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Imran suggests secret talks on Kashmir issue

Updated December 08, 2013

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Former cricketer of Pakistan and founder of the Tehrik-i-Insaf party Imran Khan  speaks during the Hindustan Times (HT) Leadership Summit 2013 in New Delhi, India, Saturday, Dec. 7, 2013.  — Photo by AP
Former cricketer of Pakistan and founder of the Tehrik-i-Insaf party Imran Khan speaks during the Hindustan Times (HT) Leadership Summit 2013 in New Delhi, India, Saturday, Dec. 7, 2013. — Photo by AP

NEW DELHI, Dec 7: Pakistan Tehreek-i-Insaf leader Imran Khan says he supports secret talks between India and Pakistan to resolve the Kashmir issue because open talks run the risk of being subverted by vested interests he didn’t identify.

Mr Khan, who was speaking here on Saturday at an international brainstorming jamboree, ruled out a military conflict as a solution to any dispute between the two countries, not the least because both had nuclear-armed militaries.

“Secret talks are the best bet because otherwise there are strong vested interests on both sides to subvert them,” he said with a smile in reply to a question at The Hindustan Times conclave.

Mr Khan said cooperation between the two countries on issues like energy and food security was important and both could possibly have a joint civil-nuclear cooperation if his party came to power.

Reacting to a question on a reported statement by Prime Minister Nawaz Sharif that a fourth war between India and Pakistan is a possibility on the issue of Kashmir, Mr Khan said: “I don’t think even Nawaz Sharif believes that because the two nations with nuclear weapons do not go to war.”

Mr Sharif’s office subsequently denied he spoke of a fourth war with India.

Kashmir remains the “core issue” of dispute between the two countries and once that problem is solved all other problems would go, the former cricket icon said.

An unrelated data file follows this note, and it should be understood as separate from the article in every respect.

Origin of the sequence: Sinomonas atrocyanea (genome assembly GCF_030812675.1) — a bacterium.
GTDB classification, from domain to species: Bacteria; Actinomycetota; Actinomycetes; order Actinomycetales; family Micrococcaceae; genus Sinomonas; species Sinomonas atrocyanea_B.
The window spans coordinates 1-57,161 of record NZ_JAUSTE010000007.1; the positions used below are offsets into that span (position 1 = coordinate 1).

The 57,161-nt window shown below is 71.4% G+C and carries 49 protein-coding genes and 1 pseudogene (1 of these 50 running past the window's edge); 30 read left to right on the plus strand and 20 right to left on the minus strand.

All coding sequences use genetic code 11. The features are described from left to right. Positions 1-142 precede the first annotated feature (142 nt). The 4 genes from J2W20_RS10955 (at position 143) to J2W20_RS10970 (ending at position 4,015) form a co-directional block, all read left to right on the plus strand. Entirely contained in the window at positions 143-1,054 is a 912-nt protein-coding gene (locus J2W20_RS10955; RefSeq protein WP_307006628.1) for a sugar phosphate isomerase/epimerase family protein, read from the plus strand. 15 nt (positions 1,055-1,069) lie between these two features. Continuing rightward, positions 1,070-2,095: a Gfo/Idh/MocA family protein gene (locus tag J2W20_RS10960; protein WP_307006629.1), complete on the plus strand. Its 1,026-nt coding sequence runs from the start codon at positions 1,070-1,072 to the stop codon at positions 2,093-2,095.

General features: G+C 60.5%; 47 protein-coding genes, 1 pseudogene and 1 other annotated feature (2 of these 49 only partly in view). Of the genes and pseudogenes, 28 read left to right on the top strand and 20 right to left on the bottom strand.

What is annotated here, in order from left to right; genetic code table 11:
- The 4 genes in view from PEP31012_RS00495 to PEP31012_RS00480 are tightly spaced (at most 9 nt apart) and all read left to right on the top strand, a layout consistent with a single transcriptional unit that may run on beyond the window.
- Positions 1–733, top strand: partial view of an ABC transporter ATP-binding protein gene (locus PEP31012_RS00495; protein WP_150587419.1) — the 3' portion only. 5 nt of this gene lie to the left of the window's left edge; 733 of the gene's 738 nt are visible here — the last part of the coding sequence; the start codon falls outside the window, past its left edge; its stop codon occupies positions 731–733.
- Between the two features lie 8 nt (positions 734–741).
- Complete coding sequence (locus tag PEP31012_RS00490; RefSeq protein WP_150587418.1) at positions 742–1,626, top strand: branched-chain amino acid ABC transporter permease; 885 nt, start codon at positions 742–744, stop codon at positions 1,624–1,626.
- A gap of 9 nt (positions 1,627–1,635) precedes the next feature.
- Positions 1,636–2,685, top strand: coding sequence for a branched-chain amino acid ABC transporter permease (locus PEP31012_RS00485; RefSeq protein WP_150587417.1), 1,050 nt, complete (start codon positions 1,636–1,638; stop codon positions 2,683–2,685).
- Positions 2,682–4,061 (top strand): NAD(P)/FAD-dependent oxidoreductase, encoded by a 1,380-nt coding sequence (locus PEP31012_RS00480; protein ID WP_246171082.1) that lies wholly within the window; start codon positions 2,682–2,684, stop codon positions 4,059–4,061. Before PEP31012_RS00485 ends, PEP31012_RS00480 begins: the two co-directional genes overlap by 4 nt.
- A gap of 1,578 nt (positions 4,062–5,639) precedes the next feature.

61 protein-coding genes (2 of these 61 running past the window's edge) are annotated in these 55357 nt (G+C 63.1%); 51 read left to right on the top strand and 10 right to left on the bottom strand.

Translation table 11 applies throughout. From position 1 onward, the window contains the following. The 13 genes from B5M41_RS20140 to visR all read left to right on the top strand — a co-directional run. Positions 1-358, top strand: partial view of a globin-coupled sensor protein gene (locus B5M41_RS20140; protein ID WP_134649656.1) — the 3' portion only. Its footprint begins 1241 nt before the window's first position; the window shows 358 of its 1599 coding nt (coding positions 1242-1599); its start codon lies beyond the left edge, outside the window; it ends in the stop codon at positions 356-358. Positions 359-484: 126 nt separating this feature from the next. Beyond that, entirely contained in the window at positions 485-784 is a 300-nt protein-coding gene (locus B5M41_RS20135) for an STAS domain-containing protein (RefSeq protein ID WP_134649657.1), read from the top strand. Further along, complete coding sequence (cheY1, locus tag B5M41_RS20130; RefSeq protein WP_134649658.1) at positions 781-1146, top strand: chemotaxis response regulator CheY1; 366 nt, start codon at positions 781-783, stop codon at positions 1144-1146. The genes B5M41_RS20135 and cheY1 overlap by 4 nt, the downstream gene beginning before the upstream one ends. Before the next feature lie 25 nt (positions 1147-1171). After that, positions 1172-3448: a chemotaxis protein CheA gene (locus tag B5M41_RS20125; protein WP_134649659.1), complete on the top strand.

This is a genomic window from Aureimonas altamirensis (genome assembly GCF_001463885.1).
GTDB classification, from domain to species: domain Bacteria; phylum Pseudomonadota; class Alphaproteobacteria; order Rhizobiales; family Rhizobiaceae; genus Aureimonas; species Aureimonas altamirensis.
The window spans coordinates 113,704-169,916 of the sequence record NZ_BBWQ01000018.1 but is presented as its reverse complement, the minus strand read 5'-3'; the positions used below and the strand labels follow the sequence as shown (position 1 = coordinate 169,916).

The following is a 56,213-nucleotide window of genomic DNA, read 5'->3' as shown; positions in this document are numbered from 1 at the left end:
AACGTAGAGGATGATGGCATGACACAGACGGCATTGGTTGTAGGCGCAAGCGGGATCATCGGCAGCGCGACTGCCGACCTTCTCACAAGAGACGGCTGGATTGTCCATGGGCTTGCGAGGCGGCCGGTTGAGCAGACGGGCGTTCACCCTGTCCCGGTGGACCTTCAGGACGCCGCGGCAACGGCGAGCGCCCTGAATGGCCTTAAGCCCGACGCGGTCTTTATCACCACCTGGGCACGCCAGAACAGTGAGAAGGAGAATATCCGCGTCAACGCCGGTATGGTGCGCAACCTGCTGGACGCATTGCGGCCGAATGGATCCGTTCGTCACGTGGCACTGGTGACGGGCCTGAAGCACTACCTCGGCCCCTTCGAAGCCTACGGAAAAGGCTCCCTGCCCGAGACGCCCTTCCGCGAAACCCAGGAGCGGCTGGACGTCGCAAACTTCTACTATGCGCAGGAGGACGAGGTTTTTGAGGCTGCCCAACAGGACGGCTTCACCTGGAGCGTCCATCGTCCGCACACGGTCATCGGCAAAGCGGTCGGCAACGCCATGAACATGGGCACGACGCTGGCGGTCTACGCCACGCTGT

He claimed that both the countries had almost finalised the details of a deal on Kashmir that could have possibly put an end to the problem in 2008 but the 26/11 terrorist attacks in Mumbai derailed the talks.

Mr Khan said both the countries needed to cooperate on major issues like food and energy security. “For India, if it has to achieve growth of 9 to 10 per cent, you need energy and from where will you get energy? All the corridors, it may be oil from Iran or gas from the Caspian Sea, have to pass through Pakistan,” Press Trust of India quoted him as saying. “We are facing a major problem of food security, so we can have cooperation on this. Plus, there are major issues like water security on which both the countries require greater cooperation,” he said.

According to the news agency, he said if his party came to power, it would undertake two major programmes with India – try to bridge the mistrust and ask for a joint civil-nuclear cooperation managed and operated by the two countries on their common borders. Secondly, as a confidence-building measure his government would look to free prisoners trapped in Pakistani jails, who were arrested for either straying in Pakistani waters or for accidentally crossing the border.